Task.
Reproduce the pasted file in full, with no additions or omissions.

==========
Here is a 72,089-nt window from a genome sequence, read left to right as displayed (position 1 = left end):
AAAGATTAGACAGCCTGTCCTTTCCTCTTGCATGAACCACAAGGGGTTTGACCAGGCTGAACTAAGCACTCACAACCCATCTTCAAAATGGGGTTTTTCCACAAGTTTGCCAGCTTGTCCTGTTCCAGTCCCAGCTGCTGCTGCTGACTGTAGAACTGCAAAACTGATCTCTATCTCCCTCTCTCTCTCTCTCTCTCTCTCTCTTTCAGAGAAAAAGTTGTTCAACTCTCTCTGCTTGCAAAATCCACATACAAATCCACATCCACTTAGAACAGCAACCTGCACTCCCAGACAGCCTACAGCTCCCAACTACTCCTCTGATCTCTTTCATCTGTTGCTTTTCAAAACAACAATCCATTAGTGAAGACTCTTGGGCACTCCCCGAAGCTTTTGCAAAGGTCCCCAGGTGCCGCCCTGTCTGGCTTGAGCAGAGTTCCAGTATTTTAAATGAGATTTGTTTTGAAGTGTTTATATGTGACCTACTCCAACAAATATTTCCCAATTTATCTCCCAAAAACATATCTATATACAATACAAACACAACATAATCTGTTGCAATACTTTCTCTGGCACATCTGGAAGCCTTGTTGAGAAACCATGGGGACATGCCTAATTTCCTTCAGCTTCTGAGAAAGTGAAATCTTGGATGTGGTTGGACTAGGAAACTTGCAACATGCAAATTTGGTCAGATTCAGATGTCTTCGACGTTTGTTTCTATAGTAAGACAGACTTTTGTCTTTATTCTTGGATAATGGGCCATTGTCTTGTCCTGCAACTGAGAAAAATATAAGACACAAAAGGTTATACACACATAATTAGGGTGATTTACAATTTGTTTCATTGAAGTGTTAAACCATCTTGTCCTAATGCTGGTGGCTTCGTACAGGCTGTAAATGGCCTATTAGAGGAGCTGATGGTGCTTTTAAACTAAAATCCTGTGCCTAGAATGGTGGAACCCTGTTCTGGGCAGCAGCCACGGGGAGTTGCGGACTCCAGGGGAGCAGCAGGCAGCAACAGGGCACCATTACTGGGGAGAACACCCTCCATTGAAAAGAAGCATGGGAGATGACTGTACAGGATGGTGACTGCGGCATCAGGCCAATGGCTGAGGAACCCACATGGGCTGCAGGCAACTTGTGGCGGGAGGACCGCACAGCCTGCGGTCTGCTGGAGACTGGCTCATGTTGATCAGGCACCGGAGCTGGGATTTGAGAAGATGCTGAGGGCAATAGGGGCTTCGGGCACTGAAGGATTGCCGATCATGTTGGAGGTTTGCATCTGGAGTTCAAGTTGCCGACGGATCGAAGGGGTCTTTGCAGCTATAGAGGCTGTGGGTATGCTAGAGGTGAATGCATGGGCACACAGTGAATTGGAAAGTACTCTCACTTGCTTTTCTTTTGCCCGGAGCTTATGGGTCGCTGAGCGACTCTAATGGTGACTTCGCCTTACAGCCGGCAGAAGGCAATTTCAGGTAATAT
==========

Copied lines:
Here is a 72,089-nt window from a genome sequence, read left to right as displayed (position 1 = left end):
AAAGATTAGACAGCCTGTCCTTTCCTCTTGCATGAACCACAAGGGGTTTGACCAGGCTGAACTAAGCACTCACAACCCATCTTCAAAATGGGGTTTTTCCACAAGTTTGCCAGCTTGTCCTGTTCCAGTCCCAGCTGCTGCTGCTGACTGTAGAACTGCAAAACTGATCTCTATCTCCCTCTCTCTCTCTCTCTCTCTCTCTCTTTCAGAGAAAAAGTTGTTCAACTCTCTCTGCTTGCAAAATCCACATACAAATCCACATCCACTTAGAACAGCAACCTGCACTCCCAGACAGCCTACAGCTCCCAACTACTCCTCTGATCTCTTTCATCTGTTGCTTTTCAAAACAACAATCCATTAGTGAAGACTCTTGGGCACTCCCCGAAGCTTTTGCAAAGGTCCCCAGGTGCCGCCCTGTCTGGCTTGAGCAGAGTTCCAGTATTTTAAATGAGATTTGTTTTGAAGTGTTTATATGTGACCTACTCCAACAAATATTTCCCAATTTATCTCCCAAAAACATATCTATATACAATACAAACACAACATAATCTGTTGCAATACTTTCTCTGGCACATCTGGAAGCCTTGTTGAGAAACCATGGGGACATGCCTAATTTCCTTCAGCTTCTGAGAAAGTGAAATCTTGGATGTGGTTGGACTAGGAAACTTGCAACATGCAAATTTGGTCAGATTCAGATGTCTTCGACGTTTGTTTCTATAGTAAGACAGACTTTTGTCTTTATTCTTGGATAATGGGCCATTGTCTTGTCCTGCAACTGAGAAAAATATAAGACACAAAAGGTTATACACACATAATTAGGGTGATTTACAATTTGTTTCATTGAAGTGTTAAACCATCTTGTCCTAATGCTGGTGGCTTCGTACAGGCTGTAAATGGCCTATTAGAGGAGCTGATGGTGCTTTTAAACTAAAATCCTGTGCCTAGAATGGTGGAACCCTGTTCTGGGCAGCAGCCACGGGGAGTTGCGGACTCCAGGGGAGCAGCAGGCAGCAACAGGGCACCATTACTGGGGAGAACACCCTCCATTGAAAAGAAGCATGGGAGATGACTGTACAGGATGGTGACTGCGGCATCAGGCCAATGGCTGAGGAACCCACATGGGCTGCAGGCAACTTGTGGCGGGAGGACCGCACAGCCTGCGGTCTGCTGGAGACTGGCTCATGTTGATCAGGCACCGGAGCTGGGATTTGAGAAGATGCTGAGGGCAATAGGGGCTTCGGGCACTGAAGGATTGCCGATCATGTTGGAGGTTTGCATCTGGAGTTCAAGTTGCCGACGGATCGAAGGGGTCTTTGCAGCTATAGAGGCTGTGGGTATGCTAGAGGTGAATGCATGGGCACACAGTGAATTGGAAAGTACTCTCACTTGCTTTTCTTTTGCCCGGAGCTTATGGGTCGCTGAGCGACTCTAATGGTGACTTCGCCTTACAGCCGGCAGAAGGCAATTTCAGGTAATAT